Web Awards: It can be a little overwhelming entering the Australian Web Awards for the first time. Given the awards nature and reputation of being tough and focused on industry best practice, web standards; plus being judged by practising web industry peers. Taking all this into account what advice would you give to any first time entrants?
Patima: I'd say to anyone thinking of entering the AWAs, go for it! A big part of it is having the confidence in the work you submit and being proud to showcase it. Yes, of course the awards are tough and the criteria strict, however if you're passionate about it and love crafting awesome websites, you'll want to be creating work that is going to (at least) meet that criteria anyway.
Web Awards: As a previous award winner (for Selling to People), what benefits has entering and winning the web awards brought to your business?
Patima: Sure it's great to say that we've won awards, but it's more than that, we see the benefit straight away in the quality of work that we produce. We're constantly challenging ourselves and each other to adhere to best practice while at the same time trying to push the boundaries and approaches where we can. Throughout the year, we often look at our finished work and suggest that we should enter it in the awards.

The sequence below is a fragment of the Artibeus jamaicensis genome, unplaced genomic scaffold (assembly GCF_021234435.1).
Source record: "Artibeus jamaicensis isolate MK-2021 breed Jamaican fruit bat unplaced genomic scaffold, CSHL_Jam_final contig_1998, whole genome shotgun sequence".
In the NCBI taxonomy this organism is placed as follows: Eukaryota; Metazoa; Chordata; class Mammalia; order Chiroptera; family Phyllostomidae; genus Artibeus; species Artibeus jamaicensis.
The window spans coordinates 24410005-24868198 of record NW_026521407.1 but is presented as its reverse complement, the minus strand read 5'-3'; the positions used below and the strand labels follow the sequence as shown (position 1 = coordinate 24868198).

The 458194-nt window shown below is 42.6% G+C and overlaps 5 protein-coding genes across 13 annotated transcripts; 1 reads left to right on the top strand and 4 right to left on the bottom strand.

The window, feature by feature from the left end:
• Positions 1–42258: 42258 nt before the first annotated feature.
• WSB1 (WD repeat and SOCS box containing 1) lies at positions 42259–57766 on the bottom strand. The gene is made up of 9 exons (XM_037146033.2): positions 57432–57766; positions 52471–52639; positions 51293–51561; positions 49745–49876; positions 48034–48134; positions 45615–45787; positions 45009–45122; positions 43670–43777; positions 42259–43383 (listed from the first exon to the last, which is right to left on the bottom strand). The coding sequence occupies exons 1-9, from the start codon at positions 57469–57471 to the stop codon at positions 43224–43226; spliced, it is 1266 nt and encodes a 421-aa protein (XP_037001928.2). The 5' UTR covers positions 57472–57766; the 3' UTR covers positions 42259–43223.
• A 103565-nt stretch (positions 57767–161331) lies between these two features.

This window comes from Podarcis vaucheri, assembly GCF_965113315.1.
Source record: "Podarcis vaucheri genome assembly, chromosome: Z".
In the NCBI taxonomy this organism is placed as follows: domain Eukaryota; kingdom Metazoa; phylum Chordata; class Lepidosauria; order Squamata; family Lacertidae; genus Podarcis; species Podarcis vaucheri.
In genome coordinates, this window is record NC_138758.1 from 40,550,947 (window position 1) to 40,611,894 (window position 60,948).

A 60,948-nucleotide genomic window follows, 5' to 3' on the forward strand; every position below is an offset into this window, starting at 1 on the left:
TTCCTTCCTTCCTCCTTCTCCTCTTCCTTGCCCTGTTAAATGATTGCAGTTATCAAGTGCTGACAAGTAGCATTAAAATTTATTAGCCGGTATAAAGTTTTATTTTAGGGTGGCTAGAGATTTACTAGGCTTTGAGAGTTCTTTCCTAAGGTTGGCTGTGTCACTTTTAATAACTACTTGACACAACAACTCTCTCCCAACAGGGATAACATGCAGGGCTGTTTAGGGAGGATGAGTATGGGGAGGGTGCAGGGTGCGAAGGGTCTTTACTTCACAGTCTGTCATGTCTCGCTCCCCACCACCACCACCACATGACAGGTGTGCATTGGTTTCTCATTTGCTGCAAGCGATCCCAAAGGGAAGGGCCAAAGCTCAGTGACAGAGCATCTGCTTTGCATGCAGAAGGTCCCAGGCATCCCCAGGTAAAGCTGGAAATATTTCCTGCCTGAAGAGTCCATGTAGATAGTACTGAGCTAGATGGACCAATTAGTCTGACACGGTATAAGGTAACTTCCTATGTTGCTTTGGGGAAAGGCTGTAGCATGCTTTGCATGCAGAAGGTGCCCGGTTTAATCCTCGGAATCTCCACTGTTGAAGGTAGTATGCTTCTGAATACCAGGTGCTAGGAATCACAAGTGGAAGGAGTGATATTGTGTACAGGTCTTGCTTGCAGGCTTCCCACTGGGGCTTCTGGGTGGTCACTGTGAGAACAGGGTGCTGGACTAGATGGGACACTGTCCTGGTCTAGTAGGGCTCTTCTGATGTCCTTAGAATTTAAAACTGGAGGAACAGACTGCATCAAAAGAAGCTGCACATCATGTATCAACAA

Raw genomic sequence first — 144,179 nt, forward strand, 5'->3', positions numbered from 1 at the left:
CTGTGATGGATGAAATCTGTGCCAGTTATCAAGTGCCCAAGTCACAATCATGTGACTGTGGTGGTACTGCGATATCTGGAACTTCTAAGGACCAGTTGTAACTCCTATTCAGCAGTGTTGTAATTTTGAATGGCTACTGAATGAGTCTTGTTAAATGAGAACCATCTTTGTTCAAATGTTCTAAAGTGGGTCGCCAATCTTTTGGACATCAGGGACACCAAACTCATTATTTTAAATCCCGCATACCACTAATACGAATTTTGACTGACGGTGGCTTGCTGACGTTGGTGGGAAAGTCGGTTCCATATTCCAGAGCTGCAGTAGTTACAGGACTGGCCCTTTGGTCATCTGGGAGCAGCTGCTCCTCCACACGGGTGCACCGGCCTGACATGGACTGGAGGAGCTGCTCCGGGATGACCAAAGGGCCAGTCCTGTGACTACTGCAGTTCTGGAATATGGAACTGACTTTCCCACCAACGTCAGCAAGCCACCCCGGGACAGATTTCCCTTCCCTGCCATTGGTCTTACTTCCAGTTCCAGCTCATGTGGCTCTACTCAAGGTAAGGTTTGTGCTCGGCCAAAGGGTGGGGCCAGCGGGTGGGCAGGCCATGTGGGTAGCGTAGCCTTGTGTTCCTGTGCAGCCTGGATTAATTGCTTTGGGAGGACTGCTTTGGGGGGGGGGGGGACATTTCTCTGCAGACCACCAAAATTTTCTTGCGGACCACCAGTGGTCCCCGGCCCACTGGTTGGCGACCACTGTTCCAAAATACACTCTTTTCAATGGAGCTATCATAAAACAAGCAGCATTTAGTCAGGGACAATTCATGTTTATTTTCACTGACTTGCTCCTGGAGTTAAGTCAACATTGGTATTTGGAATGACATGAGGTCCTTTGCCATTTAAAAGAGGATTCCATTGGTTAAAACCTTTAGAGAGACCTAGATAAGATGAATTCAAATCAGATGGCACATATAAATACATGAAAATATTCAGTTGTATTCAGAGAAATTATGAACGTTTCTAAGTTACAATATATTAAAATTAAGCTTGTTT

Web Awards: Finally what styles and types of web sites are you expecting to see entered into the Australian Web Awards this year?
Patima: Like every year, we're expecting the criteria to be even more strict and quality of the websites submitted to therefore be even more awesome. That's the beauty of it though; raising the bar higher can only mean that the things we see out there are going to be more inspiring. We're proud of the Australian web industry and the great work it creates. To us, while AWAs is a prestigious award and a fantastic event, it's also a chance to showcase the work that both we and our clients are proud of.
Web Awards: Thanks Patima and good luck with this years awards.
Time is running out to enter the 2010 Australian Web Awards.
Entries closed at midnight (WST) on 8 July 2010, so get organised, the registration form and everything else can be found at webawards.com.au.
If you have not yet entered, this is your chance to be recognised as having the best Website in your category for your state! And with 13 categories for you to enter so you're sure to find the right one to meet your site's purpose.